I am often asked who can file for divorce and in what county that person must file. Texas has strict requirements regarding this. Under Texas Family Code Section 6.301, a petition for divorce may not be filed unless the petitioner or the respondent has been a domiciliary of Texas for the proceeding six-month period, and either the petitioner or the respondent has resided in the county in which the suit is filed for the proceeding 90-day period. Tex. Fam. Code § 6.301 and § 6.302. Such residency and domicile requirements outlined above are a mandatory prerequisite for filing a suit for divorce and cannot be waived.
To establish domicile, a person must live in Texas with the intention of making it his or her permanent home. In determining a person’s domicile, the court will analyze various factors. In determining whether the party is a domiciliary of Texas, the court will likely consider the party’s stated intentions, voter registration, payment of personal taxes, place of residence, place of driver’s license, and place of business. Generally, a party’s testimony that he or she meets the residency requirements is sufficient unless it is challenged by the opposing party.
Additionally, “temporary” absences from the county or Texas do not affect the party’s right to maintain a divorce action. Such absences do not necessarily break the chain of the residence requirement or change the party’s domicile. The Texas court’s have found it to be unrealistic to construe the residency statute so as to require the petitioner to have lived during the entire six month period in the state or county under all circumstances before bringing suit for divorce. However, whether the absence from Texas is to be considered “temporary” by the court would depend on the facts and circumstances surround each individual case.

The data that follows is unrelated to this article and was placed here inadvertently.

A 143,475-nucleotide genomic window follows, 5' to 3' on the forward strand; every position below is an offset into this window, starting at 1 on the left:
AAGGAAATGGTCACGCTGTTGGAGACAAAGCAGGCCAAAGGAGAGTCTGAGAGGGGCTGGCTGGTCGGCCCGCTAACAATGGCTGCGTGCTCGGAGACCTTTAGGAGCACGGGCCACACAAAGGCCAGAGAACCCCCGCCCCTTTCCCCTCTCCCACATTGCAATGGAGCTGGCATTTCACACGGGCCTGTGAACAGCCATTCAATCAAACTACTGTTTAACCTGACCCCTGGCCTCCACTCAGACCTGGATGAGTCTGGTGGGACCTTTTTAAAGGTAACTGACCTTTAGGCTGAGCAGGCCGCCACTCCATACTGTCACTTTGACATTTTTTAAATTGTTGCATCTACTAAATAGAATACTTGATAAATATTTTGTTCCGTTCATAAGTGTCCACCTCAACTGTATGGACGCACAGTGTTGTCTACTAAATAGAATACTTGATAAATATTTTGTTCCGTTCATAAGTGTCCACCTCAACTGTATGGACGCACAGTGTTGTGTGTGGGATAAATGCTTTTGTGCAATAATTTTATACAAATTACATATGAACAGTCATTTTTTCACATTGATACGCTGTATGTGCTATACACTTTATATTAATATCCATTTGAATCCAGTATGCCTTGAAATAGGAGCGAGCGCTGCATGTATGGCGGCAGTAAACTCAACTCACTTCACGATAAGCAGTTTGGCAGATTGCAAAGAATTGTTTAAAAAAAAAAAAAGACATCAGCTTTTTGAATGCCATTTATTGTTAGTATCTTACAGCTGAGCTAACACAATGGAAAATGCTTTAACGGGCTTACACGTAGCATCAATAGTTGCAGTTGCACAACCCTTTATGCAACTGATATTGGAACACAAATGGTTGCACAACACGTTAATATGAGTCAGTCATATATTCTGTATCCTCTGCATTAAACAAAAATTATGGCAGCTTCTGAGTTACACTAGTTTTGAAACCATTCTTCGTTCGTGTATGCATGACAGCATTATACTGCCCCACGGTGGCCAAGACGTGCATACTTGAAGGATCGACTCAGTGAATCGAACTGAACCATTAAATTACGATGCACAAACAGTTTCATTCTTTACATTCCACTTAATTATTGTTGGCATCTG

-Jennifer L. Dauzat, associate attorney
The landscape of our country is rapidly changing with the rulings on the Supreme Court case of Hollingsworth v. Perry. In this case, the Defense of Marriage Act, which is a federal law blocking recognition of same sex marriage, was challenged as unconstitutional along with Proposition 8, which is a California law defining marriage as between a man and a woman.
Ultimately, the United States Supreme Court held that DOMA was unconstitutional, meaning that states who already recognize same sex marriage under the law, may continue to do so and that those who are married shall receive the same estate tax and other federal benefits from the passing of a spouse. However, the Supreme Court did not ultimately decide Proposition 8 as applied to the entire country. Instead, the Court held that those who were private sponsors of the law did not have standing to defend it’s constitutionality. In other words, because the proponents of Proposition 8 were not the State of California, they had no right to argue the case. The Supreme Court simply allowed the California lower court rulings to stand, which struck down the law. Thus, same sex marriage is once again recognized in the state of California.
So what does this mean for Texas? The short and simple answer is nothing. Because Texas does not recognize same sex marriage, there are no implications that currently flow from this ruling. However, if Texas does ultimately legalize gay marriage, this would mean that same sex spouses could not be denied federal benefits that would arise from a heterosexual marriage. Thus, once gay marriage is recognized in a particular state, it must truly be treated as equal under the laws of that state.
~Whitney N. Keltch, Associate Attorney